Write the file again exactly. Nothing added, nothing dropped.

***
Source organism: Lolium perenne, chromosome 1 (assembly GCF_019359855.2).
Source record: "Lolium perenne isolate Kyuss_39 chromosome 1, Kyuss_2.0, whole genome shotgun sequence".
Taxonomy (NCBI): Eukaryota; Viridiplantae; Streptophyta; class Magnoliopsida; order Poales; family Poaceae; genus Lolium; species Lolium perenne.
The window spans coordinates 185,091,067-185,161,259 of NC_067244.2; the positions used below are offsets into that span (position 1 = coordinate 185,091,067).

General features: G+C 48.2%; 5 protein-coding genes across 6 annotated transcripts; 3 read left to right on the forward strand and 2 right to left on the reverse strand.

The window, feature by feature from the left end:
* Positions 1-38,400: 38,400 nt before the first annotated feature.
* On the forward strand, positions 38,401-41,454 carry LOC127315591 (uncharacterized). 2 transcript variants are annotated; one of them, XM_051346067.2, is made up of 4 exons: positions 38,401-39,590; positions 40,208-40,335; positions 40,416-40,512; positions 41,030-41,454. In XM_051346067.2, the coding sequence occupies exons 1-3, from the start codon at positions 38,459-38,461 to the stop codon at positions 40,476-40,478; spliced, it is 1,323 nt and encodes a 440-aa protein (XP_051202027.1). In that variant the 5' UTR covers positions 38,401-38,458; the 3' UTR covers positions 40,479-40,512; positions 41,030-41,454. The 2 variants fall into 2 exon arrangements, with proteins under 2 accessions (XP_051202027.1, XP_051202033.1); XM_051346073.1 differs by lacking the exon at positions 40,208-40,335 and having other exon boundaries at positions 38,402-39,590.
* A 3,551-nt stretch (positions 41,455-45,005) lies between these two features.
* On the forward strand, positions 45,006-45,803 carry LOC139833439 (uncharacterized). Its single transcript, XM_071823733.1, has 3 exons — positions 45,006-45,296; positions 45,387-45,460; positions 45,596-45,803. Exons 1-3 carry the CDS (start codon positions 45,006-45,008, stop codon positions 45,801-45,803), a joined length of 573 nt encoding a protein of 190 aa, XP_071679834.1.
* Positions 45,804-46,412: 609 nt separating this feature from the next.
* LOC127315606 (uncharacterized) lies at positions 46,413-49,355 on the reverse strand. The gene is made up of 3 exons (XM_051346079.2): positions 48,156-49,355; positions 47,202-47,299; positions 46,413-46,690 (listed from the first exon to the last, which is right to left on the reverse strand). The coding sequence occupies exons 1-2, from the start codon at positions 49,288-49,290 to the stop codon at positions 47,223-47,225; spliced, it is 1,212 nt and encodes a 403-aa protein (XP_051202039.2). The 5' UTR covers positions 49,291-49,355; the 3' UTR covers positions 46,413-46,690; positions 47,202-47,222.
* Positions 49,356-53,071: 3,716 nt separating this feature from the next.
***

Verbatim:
Source organism: Lolium perenne, chromosome 1 (assembly GCF_019359855.2).
Source record: "Lolium perenne isolate Kyuss_39 chromosome 1, Kyuss_2.0, whole genome shotgun sequence".
Taxonomy (NCBI): Eukaryota; Viridiplantae; Streptophyta; class Magnoliopsida; order Poales; family Poaceae; genus Lolium; species Lolium perenne.
The window spans coordinates 185,091,067-185,161,259 of NC_067244.2; the positions used below are offsets into that span (position 1 = coordinate 185,091,067).

General features: G+C 48.2%; 5 protein-coding genes across 6 annotated transcripts; 3 read left to right on the forward strand and 2 right to left on the reverse strand.

The window, feature by feature from the left end:
* Positions 1-38,400: 38,400 nt before the first annotated feature.
* On the forward strand, positions 38,401-41,454 carry LOC127315591 (uncharacterized). 2 transcript variants are annotated; one of them, XM_051346067.2, is made up of 4 exons: positions 38,401-39,590; positions 40,208-40,335; positions 40,416-40,512; positions 41,030-41,454. In XM_051346067.2, the coding sequence occupies exons 1-3, from the start codon at positions 38,459-38,461 to the stop codon at positions 40,476-40,478; spliced, it is 1,323 nt and encodes a 440-aa protein (XP_051202027.1). In that variant the 5' UTR covers positions 38,401-38,458; the 3' UTR covers positions 40,479-40,512; positions 41,030-41,454. The 2 variants fall into 2 exon arrangements, with proteins under 2 accessions (XP_051202027.1, XP_051202033.1); XM_051346073.1 differs by lacking the exon at positions 40,208-40,335 and having other exon boundaries at positions 38,402-39,590.
* A 3,551-nt stretch (positions 41,455-45,005) lies between these two features.
* On the forward strand, positions 45,006-45,803 carry LOC139833439 (uncharacterized). Its single transcript, XM_071823733.1, has 3 exons — positions 45,006-45,296; positions 45,387-45,460; positions 45,596-45,803. Exons 1-3 carry the CDS (start codon positions 45,006-45,008, stop codon positions 45,801-45,803), a joined length of 573 nt encoding a protein of 190 aa, XP_071679834.1.
* Positions 45,804-46,412: 609 nt separating this feature from the next.
* LOC127315606 (uncharacterized) lies at positions 46,413-49,355 on the reverse strand. The gene is made up of 3 exons (XM_051346079.2): positions 48,156-49,355; positions 47,202-47,299; positions 46,413-46,690 (listed from the first exon to the last, which is right to left on the reverse strand). The coding sequence occupies exons 1-2, from the start codon at positions 49,288-49,290 to the stop codon at positions 47,223-47,225; spliced, it is 1,212 nt and encodes a 403-aa protein (XP_051202039.2). The 5' UTR covers positions 49,291-49,355; the 3' UTR covers positions 46,413-46,690; positions 47,202-47,222.
* Positions 49,356-53,071: 3,716 nt separating this feature from the next.